I only heard this story for the first time a few years ago – on the Wikipedia history of the hobble skirt. Although the entry has now been somewhat modified, the story survives and is being repeated as fact. The story asserts that the shape of the Coca Cola bottle was either inspired by the hobble skirt or visa versa. However, the term ‘hobble skirt’ bottle was only invented by Coca Cola collectors sometime in the 1980s to describe the beverage’s trademark bottle shape, and the legend was born from an assumption that the bottle and the skirt style were somehow historically connected.
The term hobble skirt was invented in 1910 to describe a fad for a skirt with such a narrow hem that a woman’s ability to take natural strides was impeded. The style itself was a bit of myth, with the only real examples appearing on comic postcards or in sensational news reports with staged photos. Period fashion reports suggested the style was originally called the ‘aeroplane’ skirt, inspired by how some early female aeroplane passengers had tied their skirts below the knee with a cord or elastic to keep their petticoats in place during flight.
A narrow hem style was a fashion but not in 1910. By late 1912, skirts were being draped so as to give the illusion of a narrow hem, primarily for evening dresses and wedding gowns. However, these styles were not inspired by aeroplanes, but rather orientalism — a trend being championed by Paris couturier Paul Poiret at the time. The fashion was inspired by the line created by Turkish harem trousers and tightly draped saris, and the look of kimono-clad geishas taking mincing steps. In reality, the hobble style of 1912-1914 was not hobbled at all — women could take normal strides because of hidden slits and modesty panels beneath the skirt’s draping.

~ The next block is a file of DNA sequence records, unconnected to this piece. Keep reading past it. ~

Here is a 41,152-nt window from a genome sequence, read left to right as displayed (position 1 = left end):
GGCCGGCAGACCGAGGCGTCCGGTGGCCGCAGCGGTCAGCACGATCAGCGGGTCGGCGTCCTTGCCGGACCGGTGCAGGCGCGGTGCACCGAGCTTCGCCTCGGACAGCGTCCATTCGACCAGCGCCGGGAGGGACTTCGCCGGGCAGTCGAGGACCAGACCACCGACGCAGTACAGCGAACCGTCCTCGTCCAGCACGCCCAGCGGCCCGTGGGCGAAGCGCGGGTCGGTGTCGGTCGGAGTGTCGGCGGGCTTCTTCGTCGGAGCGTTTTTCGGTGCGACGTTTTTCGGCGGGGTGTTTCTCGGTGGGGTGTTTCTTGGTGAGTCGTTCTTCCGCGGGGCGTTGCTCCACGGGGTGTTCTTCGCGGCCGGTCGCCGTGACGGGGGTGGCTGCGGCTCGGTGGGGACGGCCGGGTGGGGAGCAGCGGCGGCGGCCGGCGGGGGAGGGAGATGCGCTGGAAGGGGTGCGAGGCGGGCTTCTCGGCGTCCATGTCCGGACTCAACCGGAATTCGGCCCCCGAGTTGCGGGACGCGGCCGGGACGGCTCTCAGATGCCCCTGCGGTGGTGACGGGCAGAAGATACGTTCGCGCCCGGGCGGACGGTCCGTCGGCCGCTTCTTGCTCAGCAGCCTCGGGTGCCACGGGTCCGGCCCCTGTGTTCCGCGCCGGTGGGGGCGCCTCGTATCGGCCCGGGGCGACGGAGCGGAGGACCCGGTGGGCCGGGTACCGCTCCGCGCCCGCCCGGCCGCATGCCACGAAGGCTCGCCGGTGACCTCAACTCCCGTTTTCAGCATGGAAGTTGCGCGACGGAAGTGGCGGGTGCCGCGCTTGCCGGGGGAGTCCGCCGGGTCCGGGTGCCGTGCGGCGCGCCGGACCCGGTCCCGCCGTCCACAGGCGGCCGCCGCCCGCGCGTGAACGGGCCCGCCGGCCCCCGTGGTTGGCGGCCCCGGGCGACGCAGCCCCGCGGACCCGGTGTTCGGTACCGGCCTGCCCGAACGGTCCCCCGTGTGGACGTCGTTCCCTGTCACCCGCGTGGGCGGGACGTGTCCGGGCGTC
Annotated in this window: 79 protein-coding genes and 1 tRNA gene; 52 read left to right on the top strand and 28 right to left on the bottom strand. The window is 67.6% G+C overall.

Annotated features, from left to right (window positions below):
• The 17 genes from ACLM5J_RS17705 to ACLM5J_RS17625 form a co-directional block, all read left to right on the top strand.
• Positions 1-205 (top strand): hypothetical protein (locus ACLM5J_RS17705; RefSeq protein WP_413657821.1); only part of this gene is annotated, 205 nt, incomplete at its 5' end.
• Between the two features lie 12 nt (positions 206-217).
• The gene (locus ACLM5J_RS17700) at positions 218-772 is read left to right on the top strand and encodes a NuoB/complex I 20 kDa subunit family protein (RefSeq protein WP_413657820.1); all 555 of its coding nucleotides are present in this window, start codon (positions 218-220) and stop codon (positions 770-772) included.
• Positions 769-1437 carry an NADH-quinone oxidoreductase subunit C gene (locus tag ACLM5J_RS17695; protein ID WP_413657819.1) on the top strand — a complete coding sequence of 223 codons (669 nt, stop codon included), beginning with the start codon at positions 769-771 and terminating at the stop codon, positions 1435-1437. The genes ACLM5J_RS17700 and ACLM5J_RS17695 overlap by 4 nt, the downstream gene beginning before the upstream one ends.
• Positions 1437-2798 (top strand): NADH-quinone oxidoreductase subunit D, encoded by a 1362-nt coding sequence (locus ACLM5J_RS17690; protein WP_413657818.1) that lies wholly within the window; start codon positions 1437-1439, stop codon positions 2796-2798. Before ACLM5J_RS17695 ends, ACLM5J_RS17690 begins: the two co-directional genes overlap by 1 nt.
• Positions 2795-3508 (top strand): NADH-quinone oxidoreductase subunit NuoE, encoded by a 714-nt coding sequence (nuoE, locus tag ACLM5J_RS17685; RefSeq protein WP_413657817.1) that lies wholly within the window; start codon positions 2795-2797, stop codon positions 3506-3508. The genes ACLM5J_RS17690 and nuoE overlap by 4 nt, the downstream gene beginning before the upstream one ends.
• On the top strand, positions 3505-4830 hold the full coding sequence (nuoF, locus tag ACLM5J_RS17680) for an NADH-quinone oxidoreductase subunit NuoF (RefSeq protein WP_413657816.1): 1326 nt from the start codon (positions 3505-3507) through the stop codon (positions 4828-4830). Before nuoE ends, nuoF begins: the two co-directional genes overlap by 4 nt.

As for the Coca Cola bottle — In an attempt to standardize packaging and create a trademark identity for coke, a bottle design was created in 1915 that was based on the cocoa bean. The coca leaf and the kola nut, were uninteresting, however, the cocoa bean (which produces chocolate – an ingredient absent in the Coca-Cola recipe) has a bulbous, ribbed shape and was the true inspiration for the 1915 patented bottle design. The first examples of the bottles appeared in 1917 and by 1920 the bottle was universally in use for Coca Cola.